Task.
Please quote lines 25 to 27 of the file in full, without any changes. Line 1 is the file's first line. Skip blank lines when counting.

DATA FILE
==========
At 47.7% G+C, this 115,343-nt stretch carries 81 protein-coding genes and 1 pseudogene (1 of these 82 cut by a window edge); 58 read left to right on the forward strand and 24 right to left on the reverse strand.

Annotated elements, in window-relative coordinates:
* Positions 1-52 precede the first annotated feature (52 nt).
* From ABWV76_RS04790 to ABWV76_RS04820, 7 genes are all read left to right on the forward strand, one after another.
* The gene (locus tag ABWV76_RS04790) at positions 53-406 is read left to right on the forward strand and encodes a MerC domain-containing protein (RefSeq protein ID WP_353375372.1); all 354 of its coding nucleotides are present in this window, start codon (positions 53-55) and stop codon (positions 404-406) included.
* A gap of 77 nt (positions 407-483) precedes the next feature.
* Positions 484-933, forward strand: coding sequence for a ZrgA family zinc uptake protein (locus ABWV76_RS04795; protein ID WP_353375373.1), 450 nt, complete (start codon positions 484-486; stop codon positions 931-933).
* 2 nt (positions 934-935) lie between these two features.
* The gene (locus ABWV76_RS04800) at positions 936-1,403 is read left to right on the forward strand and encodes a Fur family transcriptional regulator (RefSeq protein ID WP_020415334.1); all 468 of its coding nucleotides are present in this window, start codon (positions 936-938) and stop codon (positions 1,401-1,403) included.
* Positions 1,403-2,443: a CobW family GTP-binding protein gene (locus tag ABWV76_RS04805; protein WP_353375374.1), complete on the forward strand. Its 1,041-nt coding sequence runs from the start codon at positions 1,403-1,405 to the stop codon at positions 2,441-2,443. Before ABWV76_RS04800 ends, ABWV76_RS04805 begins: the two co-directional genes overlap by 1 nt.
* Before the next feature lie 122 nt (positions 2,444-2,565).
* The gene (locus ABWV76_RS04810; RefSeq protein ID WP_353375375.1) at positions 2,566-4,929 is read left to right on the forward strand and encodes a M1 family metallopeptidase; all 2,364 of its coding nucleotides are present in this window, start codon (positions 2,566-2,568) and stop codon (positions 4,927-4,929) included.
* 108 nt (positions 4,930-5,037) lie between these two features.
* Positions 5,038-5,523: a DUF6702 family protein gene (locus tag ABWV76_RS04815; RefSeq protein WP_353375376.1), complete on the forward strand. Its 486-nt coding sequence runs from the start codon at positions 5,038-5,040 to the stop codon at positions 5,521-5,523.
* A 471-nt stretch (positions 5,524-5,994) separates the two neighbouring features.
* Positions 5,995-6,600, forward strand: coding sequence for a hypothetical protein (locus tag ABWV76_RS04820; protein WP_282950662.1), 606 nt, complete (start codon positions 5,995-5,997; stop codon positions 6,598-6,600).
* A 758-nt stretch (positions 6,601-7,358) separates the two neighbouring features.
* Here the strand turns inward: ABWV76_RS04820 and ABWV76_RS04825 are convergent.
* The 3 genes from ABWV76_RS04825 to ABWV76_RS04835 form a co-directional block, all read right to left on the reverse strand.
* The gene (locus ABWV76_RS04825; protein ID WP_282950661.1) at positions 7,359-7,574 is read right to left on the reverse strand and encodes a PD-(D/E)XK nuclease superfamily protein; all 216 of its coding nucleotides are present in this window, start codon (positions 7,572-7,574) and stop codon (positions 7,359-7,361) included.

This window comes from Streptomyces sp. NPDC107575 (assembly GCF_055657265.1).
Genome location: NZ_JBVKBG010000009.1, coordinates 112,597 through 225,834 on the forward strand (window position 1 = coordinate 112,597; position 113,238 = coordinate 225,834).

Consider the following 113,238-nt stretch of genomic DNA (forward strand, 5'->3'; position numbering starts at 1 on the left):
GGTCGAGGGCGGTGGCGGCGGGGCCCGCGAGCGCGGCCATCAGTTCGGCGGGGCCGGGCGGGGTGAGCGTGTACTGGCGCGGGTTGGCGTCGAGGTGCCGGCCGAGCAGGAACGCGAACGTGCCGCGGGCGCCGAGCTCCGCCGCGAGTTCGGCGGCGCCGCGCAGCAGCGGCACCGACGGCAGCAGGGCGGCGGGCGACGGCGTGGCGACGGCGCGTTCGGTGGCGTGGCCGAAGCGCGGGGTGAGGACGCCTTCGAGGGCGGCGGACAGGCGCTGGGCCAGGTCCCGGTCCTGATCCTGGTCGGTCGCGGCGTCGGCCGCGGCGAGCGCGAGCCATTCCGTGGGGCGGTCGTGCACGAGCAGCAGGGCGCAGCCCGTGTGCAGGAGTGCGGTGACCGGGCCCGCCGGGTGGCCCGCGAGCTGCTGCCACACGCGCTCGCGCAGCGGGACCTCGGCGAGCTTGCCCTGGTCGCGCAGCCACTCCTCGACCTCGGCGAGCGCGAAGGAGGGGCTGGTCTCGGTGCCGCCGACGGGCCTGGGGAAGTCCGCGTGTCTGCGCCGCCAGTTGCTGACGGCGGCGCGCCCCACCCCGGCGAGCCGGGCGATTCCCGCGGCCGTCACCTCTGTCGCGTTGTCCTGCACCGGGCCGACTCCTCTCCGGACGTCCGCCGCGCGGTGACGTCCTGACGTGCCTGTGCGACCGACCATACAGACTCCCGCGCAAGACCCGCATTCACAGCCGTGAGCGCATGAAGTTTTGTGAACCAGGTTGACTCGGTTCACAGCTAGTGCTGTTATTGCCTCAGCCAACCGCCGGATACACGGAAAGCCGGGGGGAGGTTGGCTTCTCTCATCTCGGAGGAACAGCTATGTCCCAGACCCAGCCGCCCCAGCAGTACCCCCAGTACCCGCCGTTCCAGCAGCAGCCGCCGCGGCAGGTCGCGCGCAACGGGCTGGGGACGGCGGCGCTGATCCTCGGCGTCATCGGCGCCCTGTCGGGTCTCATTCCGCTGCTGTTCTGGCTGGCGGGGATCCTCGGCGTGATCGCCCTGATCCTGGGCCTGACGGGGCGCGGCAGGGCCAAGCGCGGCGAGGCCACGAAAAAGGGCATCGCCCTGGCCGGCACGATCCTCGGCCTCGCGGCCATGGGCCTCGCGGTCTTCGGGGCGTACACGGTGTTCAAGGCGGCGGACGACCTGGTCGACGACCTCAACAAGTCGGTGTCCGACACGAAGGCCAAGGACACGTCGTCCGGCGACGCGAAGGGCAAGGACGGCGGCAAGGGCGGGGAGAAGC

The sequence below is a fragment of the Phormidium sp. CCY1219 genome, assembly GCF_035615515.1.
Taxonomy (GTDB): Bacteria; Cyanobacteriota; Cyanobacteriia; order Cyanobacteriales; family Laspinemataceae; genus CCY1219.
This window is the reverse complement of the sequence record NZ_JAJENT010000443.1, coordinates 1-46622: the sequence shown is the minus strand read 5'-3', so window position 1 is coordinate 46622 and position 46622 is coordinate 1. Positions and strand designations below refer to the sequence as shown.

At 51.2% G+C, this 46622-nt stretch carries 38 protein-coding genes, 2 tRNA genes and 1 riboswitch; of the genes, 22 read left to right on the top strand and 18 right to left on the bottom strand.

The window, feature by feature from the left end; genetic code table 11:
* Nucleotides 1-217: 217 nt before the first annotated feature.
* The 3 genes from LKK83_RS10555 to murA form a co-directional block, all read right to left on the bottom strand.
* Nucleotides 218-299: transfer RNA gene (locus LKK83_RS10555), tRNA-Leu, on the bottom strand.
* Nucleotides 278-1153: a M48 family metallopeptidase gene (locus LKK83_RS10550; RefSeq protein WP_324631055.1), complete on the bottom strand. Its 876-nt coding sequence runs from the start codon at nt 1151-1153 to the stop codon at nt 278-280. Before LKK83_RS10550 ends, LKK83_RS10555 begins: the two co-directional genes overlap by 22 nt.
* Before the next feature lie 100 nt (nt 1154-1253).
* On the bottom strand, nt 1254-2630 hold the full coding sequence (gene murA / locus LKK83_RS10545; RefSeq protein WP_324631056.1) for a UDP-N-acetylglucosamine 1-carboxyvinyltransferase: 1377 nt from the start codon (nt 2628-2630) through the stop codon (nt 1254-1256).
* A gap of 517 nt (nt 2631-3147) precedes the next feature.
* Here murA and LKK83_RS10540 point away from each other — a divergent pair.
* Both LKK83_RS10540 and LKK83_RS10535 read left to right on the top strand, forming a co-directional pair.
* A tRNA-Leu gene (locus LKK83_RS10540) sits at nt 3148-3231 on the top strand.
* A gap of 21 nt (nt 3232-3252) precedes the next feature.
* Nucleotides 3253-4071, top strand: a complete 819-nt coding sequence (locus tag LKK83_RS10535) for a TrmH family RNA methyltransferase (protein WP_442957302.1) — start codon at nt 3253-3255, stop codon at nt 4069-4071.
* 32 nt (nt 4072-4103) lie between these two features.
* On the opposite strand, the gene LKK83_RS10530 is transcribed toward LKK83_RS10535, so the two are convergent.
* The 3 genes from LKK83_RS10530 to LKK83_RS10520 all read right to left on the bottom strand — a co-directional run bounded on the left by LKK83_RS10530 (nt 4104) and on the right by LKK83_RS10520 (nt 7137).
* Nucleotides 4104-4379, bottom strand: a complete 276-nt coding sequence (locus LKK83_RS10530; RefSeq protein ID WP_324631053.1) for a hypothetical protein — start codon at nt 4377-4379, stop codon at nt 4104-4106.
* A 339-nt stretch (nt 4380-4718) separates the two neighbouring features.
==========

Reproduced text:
The sequence below is a fragment of the Phormidium sp. CCY1219 genome, assembly GCF_035615515.1.
Taxonomy (GTDB): Bacteria; Cyanobacteriota; Cyanobacteriia; order Cyanobacteriales; family Laspinemataceae; genus CCY1219.
This window is the reverse complement of the sequence record NZ_JAJENT010000443.1, coordinates 1-46622: the sequence shown is the minus strand read 5'-3', so window position 1 is coordinate 46622 and position 46622 is coordinate 1. Positions and strand designations below refer to the sequence as shown.